Since 1989 I have been performing and collaborating with composers, musicians and artists on the e-cello and computer. I have worked to create a unique and wide spectrum of repertoire for the instrument. My main concern and goal has always been to integrate technology in such a way as to make it performer friendly, and to foster this relationship of performer and technology in a seamless and compatible way. The ease created by the performer combined with the complexities of the computer, software and electronics has always been and continues to be one of my biggest challenges.
INSPIRATION AND COLLABORATION
Inspiration I receive from collaborative projects with technology, composers, choreographers, video artists and other instrumentalists, my practical experiences and other influences such as my teachers, are hopefully represented in my performances. The following article printed prior to a concert at MOBIUS, Boston's artist-run center for experimental work in all media, should illustrate the breadth of one such collaboration.
It is difficult to describe the experience a performer gets when collaborating with other artists on a new project, especially when so many unknown parameters come into play. Every collaboration is different and unique. On one such project the circumstances which guided the work through its premiere and subsequent performances greatly influence how I now approach and feel about the work.
Shadows and Light for electronic cello by Ken Steen is part of a larger collaborative work involving two other composers, two choreographers, dancers, a storyteller and other designers in the Hartford area. It was commissioned by the AIDS Ministries Program of Connecticut for Works Contemporary Dance Fall 1989 Season. The AIDS Ministries is comprised of people who want to respond artistically to the impact the AIDS crisis has had on individuals and communities.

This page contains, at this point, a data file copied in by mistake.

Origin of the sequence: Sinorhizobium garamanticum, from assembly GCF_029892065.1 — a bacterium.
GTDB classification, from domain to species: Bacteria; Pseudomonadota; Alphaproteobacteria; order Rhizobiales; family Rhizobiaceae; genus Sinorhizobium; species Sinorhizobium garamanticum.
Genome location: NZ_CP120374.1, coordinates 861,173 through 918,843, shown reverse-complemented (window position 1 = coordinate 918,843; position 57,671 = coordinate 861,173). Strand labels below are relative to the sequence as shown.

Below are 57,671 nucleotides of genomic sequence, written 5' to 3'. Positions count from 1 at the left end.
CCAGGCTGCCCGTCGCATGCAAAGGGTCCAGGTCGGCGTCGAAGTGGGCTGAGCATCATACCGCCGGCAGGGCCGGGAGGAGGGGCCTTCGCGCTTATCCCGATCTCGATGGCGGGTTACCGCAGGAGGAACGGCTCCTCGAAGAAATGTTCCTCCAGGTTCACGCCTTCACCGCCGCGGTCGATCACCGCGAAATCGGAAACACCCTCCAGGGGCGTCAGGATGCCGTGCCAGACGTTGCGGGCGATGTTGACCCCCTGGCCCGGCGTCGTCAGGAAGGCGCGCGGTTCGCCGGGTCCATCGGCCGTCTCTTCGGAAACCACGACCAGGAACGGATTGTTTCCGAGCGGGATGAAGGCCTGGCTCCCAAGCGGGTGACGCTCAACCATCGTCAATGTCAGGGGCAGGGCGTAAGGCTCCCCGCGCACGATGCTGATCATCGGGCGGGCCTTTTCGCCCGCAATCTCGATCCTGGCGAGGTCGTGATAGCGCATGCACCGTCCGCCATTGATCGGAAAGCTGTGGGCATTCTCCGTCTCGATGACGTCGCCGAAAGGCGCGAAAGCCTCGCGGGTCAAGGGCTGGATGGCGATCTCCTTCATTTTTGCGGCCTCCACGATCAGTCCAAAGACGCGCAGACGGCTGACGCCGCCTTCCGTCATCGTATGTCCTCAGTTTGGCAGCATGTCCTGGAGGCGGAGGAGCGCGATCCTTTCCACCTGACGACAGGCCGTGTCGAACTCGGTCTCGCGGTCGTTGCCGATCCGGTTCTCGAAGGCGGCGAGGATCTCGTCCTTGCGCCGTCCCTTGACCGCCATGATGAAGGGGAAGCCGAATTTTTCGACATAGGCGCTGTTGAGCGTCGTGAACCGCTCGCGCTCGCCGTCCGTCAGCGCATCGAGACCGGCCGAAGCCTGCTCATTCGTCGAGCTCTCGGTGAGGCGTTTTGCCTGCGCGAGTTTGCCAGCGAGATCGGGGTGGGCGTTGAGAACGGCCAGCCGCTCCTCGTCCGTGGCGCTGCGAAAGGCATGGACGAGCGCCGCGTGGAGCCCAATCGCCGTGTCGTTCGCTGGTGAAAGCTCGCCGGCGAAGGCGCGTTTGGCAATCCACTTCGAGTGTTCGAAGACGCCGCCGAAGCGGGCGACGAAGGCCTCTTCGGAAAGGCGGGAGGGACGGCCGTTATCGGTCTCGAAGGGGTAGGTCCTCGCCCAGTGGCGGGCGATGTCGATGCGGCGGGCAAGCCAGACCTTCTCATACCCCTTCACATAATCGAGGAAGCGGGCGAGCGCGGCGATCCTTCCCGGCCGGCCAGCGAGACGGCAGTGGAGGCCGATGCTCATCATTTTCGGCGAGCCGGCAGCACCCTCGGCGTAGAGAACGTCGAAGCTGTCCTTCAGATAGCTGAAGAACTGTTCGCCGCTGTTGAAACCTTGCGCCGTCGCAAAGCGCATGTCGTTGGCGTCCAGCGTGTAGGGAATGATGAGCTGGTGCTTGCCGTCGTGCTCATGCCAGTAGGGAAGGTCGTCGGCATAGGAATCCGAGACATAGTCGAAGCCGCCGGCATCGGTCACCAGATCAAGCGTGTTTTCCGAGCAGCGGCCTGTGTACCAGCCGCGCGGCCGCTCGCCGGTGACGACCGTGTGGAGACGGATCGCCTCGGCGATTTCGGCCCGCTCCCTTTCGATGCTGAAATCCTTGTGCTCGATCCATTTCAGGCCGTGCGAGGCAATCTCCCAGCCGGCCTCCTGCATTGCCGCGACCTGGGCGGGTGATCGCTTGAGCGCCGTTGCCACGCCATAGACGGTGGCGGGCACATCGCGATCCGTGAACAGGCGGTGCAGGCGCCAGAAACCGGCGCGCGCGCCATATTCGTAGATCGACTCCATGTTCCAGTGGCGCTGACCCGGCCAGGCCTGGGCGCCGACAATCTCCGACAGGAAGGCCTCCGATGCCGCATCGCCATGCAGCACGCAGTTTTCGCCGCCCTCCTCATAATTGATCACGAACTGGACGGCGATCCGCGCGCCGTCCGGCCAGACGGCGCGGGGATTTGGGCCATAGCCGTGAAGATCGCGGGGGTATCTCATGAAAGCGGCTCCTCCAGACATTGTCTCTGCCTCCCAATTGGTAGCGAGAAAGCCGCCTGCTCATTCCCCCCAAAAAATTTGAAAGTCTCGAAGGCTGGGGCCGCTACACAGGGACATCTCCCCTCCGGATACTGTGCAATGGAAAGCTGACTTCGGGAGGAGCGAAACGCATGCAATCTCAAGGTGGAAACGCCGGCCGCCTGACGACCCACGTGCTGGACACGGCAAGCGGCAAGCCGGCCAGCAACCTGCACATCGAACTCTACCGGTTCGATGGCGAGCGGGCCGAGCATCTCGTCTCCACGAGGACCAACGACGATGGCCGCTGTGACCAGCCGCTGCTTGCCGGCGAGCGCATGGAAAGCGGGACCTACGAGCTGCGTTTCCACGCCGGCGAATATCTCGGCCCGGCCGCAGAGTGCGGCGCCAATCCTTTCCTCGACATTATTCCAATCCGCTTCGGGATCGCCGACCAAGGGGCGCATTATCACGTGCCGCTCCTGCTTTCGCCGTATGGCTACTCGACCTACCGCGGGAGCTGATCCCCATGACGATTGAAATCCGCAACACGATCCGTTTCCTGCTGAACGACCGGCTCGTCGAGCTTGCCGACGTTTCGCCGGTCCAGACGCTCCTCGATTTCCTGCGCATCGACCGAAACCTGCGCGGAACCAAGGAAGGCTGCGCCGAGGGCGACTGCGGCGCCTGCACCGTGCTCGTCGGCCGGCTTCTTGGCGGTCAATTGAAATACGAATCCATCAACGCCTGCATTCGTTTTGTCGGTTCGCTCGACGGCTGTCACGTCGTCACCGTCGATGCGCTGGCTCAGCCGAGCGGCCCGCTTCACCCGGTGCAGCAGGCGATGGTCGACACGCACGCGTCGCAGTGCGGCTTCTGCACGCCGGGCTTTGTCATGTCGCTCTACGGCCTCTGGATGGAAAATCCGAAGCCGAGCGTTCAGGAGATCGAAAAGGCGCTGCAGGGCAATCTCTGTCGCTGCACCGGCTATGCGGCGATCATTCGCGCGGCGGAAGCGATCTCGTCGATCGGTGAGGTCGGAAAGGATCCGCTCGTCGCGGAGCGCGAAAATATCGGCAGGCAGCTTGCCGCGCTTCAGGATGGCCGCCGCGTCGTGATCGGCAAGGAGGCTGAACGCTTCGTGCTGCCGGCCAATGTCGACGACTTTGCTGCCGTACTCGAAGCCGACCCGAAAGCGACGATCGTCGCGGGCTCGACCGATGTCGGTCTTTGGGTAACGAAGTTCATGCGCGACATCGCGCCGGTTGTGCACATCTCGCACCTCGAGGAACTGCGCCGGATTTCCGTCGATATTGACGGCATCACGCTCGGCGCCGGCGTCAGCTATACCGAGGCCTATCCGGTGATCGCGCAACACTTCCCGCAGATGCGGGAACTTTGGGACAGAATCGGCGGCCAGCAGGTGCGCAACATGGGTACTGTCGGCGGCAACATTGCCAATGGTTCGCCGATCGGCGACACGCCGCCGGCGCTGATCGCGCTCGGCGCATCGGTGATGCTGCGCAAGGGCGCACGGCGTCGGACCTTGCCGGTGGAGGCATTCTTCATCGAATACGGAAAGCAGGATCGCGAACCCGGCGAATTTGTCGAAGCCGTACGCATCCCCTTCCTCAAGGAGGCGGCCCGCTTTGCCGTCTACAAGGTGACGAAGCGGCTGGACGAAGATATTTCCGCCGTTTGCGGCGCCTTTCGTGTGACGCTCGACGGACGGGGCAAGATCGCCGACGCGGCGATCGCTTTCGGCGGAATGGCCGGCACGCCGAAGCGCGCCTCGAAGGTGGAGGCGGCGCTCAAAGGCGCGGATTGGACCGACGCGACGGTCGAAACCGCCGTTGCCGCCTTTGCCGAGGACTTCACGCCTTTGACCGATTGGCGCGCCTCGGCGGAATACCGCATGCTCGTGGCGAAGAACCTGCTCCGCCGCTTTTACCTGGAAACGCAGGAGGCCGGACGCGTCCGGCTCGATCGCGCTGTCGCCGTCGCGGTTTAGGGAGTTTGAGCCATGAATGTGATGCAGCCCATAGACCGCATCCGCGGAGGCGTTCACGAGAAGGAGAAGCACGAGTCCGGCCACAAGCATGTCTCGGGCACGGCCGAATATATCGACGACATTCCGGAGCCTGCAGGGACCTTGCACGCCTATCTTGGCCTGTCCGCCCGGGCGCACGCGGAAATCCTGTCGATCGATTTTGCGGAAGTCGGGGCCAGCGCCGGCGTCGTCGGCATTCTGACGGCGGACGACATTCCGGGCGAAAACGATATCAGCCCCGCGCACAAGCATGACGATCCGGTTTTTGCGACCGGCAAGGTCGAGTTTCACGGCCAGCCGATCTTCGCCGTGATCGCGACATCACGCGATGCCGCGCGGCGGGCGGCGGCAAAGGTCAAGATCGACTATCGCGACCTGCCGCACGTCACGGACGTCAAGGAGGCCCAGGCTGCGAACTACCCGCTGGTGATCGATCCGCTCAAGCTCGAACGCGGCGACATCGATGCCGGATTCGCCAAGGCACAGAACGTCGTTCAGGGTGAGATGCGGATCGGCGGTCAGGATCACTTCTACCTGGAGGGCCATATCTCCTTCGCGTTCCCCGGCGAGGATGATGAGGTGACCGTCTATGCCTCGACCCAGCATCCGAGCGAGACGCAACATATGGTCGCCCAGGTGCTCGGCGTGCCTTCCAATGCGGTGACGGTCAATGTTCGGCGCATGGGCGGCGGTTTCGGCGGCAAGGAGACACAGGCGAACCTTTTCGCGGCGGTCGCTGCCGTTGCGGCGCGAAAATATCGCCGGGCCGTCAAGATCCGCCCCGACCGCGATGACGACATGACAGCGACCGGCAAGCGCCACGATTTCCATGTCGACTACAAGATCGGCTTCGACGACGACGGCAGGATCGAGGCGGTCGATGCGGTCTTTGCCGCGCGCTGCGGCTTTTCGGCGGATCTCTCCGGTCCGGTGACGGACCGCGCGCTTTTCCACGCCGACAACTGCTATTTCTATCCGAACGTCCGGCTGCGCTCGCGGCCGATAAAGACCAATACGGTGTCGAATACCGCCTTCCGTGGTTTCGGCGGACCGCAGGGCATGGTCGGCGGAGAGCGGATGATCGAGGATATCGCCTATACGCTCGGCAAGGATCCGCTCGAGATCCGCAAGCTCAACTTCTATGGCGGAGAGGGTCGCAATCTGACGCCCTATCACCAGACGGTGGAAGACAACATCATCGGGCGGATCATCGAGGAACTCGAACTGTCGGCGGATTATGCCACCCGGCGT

The electronic cello interlude to date has not been choreographed. One week before the premiere last fall, artistic director and solo dancer for the work, Rob Kowalski, was unable to finish the choreography for the music when a family tragedy occurred. While a dance piece about AIDS seemed at the time to be quite effective without a dancer, little did I know that this work was destined to be jinxed twice. When I called the composer to let him know that I would be programming it again on a summer concert, he told me that I might be performing it sooner then I'd thought. Rob Kowalski had AIDS and was dying. Arrangements were being made for a memorial service that I would play. After the phone call I thought back about the performance last fall, about how at the dress rehearsal, when I played through the electronic cello portion of Shadows and Light, the dancers, co-artistic director, Ted Hershey and composer Ken Steen , who were all seated on the floor, seemed suspended in time with their silent thoughts about Rob. They had known about Rob. I was to learn later how much this project meant to them at the time.
At the memorial service, close friends and family members graphically detailed Rob's final days. Members of the arts community spoke about his dedication and incredible energy toward his work and how he inspired people beyond their capabilities. I'm not really sure if Rob knew how many hearts his work touched when that hall was filled to standing room only. The music itself progresses through the emotional stages associated with dying-first the initial reaction of denial and then the realization of the love for life, the savoring of every minute, till the music moves toward acceptance and then peace. The music is a reflection of an individual's own experience with the disease. The idea behind Shadows and Light was to transcend words and educate people to pull together and stop all the sadness and hardship in dying. Shadows and Light is dedicated to the memory of Rob Kowalski.